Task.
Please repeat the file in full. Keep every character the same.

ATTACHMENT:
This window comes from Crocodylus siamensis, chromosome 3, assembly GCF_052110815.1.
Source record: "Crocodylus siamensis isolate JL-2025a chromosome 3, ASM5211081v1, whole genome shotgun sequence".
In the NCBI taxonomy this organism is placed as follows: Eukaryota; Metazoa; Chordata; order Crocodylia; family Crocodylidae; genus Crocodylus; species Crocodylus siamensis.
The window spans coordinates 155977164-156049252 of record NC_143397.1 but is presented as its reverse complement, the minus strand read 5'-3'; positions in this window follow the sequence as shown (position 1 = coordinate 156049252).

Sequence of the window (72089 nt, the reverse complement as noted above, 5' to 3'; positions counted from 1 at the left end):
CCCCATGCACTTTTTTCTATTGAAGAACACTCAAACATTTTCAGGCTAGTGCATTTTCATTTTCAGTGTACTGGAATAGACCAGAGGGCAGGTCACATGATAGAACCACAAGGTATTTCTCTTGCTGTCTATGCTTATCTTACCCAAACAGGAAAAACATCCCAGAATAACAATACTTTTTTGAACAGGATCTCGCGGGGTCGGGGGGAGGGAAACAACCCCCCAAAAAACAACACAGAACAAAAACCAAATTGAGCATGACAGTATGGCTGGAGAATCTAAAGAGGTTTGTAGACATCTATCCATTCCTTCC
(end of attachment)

This window comes from Crocodylus siamensis, chromosome 3, assembly GCF_052110815.1.
Source record: "Crocodylus siamensis isolate JL-2025a chromosome 3, ASM5211081v1, whole genome shotgun sequence".
In the NCBI taxonomy this organism is placed as follows: Eukaryota; Metazoa; Chordata; order Crocodylia; family Crocodylidae; genus Crocodylus; species Crocodylus siamensis.
The window spans coordinates 155977164-156049252 of record NC_143397.1 but is presented as its reverse complement, the minus strand read 5'-3'; positions in this window follow the sequence as shown (position 1 = coordinate 156049252).

Sequence of the window (72089 nt, the reverse complement as noted above, 5' to 3'; positions counted from 1 at the left end):
CCCCATGCACTTTTTTCTATTGAAGAACACTCAAACATTTTCAGGCTAGTGCATTTTCATTTTCAGTGTACTGGAATAGACCAGAGGGCAGGTCACATGATAGAACCACAAGGTATTTCTCTTGCTGTCTATGCTTATCTTACCCAAACAGGAAAAACATCCCAGAATAACAATACTTTTTTGAACAGGATCTCGCGGGGTCGGGGGGAGGGAAACAACCCCCCAAAAAACAACACAGAACAAAAACCAAATTGAGCATGACAGTATGGCTGGAGAATCTAAAGAGGTTTGTAGACATCTATCCATTCCTTCC